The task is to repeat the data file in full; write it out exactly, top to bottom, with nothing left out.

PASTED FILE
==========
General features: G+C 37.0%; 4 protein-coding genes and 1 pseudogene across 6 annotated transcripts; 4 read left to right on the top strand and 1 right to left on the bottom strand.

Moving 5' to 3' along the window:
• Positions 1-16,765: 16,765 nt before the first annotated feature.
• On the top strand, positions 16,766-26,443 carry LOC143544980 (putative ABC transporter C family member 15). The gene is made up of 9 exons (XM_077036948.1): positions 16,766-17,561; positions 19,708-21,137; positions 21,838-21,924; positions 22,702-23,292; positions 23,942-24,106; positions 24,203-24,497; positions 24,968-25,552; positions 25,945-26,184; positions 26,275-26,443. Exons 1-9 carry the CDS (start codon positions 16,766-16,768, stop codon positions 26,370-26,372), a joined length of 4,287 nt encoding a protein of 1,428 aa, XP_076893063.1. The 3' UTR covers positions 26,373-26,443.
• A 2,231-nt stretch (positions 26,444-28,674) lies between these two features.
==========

General features: G+C 37.0%; 4 protein-coding genes and 1 pseudogene across 6 annotated transcripts; 4 read left to right on the top strand and 1 right to left on the bottom strand.

Moving 5' to 3' along the window:
• Positions 1-16,765: 16,765 nt before the first annotated feature.
• On the top strand, positions 16,766-26,443 carry LOC143544980 (putative ABC transporter C family member 15). The gene is made up of 9 exons (XM_077036948.1): positions 16,766-17,561; positions 19,708-21,137; positions 21,838-21,924; positions 22,702-23,292; positions 23,942-24,106; positions 24,203-24,497; positions 24,968-25,552; positions 25,945-26,184; positions 26,275-26,443. Exons 1-9 carry the CDS (start codon positions 16,766-16,768, stop codon positions 26,370-26,372), a joined length of 4,287 nt encoding a protein of 1,428 aa, XP_076893063.1. The 3' UTR covers positions 26,373-26,443.
• A 2,231-nt stretch (positions 26,444-28,674) lies between these two features.